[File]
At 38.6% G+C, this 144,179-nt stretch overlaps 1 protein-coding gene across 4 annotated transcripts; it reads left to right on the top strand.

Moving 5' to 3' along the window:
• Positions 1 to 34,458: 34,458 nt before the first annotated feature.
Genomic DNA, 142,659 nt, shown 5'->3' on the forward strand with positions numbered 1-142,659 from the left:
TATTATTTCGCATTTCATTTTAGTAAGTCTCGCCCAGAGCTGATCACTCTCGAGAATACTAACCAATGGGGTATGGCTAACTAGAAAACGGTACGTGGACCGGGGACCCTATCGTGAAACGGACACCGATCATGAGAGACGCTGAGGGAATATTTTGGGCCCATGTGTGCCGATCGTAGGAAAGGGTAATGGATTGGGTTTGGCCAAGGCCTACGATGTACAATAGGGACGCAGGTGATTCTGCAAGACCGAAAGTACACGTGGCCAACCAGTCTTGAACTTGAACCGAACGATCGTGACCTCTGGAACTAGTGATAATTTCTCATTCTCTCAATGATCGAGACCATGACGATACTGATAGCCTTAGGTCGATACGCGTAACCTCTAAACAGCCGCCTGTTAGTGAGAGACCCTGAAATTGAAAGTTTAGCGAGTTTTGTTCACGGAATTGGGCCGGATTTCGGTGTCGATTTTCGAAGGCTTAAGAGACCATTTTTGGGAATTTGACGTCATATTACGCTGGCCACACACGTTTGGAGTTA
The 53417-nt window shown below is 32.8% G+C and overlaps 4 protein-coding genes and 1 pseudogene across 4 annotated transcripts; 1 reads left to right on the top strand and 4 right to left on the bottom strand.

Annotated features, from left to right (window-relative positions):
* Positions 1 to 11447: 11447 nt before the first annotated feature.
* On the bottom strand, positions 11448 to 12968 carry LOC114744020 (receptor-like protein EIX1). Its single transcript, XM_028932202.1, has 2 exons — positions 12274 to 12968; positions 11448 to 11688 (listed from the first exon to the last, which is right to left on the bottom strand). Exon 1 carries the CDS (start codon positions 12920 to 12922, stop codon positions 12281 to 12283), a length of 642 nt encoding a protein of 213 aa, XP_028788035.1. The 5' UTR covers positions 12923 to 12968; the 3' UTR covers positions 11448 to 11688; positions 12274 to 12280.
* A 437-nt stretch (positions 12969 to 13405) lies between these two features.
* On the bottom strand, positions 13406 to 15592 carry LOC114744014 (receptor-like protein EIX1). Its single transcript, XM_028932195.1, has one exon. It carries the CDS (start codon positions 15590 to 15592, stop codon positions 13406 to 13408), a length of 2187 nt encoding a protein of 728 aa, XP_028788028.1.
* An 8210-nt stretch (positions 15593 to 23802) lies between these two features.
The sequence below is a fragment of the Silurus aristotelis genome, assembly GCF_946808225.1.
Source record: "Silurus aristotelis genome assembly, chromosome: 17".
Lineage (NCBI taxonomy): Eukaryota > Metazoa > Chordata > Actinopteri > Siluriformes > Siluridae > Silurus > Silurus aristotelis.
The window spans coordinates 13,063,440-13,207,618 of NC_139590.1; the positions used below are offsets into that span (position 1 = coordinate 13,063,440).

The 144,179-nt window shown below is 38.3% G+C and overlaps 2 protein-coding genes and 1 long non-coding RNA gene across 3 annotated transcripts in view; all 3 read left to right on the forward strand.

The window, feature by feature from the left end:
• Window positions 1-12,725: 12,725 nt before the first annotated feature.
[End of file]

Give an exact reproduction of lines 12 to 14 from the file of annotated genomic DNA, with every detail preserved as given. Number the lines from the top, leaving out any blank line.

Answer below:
* An 8210-nt stretch (positions 15593 to 23802) lies between these two features.
The sequence below is a fragment of the Silurus aristotelis genome, assembly GCF_946808225.1.
Source record: "Silurus aristotelis genome assembly, chromosome: 17".